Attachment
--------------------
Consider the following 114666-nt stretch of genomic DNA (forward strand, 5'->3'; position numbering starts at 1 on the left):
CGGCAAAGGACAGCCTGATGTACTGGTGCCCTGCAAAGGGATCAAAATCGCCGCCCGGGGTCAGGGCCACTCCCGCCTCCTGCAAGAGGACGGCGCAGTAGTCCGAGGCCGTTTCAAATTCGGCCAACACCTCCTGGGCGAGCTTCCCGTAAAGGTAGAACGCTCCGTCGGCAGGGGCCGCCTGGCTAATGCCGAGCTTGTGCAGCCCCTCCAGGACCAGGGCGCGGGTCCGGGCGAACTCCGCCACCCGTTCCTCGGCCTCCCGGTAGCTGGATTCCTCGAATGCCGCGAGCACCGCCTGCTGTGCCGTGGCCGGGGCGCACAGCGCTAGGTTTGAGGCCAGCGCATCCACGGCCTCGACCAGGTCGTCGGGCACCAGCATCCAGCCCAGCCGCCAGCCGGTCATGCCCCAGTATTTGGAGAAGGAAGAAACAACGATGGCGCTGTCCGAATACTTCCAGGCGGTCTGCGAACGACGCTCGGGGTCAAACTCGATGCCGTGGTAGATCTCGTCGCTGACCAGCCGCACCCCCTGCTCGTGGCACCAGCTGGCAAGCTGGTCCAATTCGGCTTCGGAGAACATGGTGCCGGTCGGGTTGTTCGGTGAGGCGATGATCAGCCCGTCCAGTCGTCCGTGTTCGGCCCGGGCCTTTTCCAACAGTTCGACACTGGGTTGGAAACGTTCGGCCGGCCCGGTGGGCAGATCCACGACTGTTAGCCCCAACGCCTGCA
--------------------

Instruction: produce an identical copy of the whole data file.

Consider the following 114666-nt stretch of genomic DNA (forward strand, 5'->3'; position numbering starts at 1 on the left):
CGGCAAAGGACAGCCTGATGTACTGGTGCCCTGCAAAGGGATCAAAATCGCCGCCCGGGGTCAGGGCCACTCCCGCCTCCTGCAAGAGGACGGCGCAGTAGTCCGAGGCCGTTTCAAATTCGGCCAACACCTCCTGGGCGAGCTTCCCGTAAAGGTAGAACGCTCCGTCGGCAGGGGCCGCCTGGCTAATGCCGAGCTTGTGCAGCCCCTCCAGGACCAGGGCGCGGGTCCGGGCGAACTCCGCCACCCGTTCCTCGGCCTCCCGGTAGCTGGATTCCTCGAATGCCGCGAGCACCGCCTGCTGTGCCGTGGCCGGGGCGCACAGCGCTAGGTTTGAGGCCAGCGCATCCACGGCCTCGACCAGGTCGTCGGGCACCAGCATCCAGCCCAGCCGCCAGCCGGTCATGCCCCAGTATTTGGAGAAGGAAGAAACAACGATGGCGCTGTCCGAATACTTCCAGGCGGTCTGCGAACGACGCTCGGGGTCAAACTCGATGCCGTGGTAGATCTCGTCGCTGACCAGCCGCACCCCCTGCTCGTGGCACCAGCTGGCAAGCTGGTCCAATTCGGCTTCGGAGAACATGGTGCCGGTCGGGTTGTTCGGTGAGGCGATGATCAGCCCGTCCAGTCGTCCGTGTTCGGCCCGGGCCTTTTCCAACAGTTCGACACTGGGTTGGAAACGTTCGGCCGGCCCGGTGGGCAGATCCACGACTGTTAGCCCCAACGCCTGCA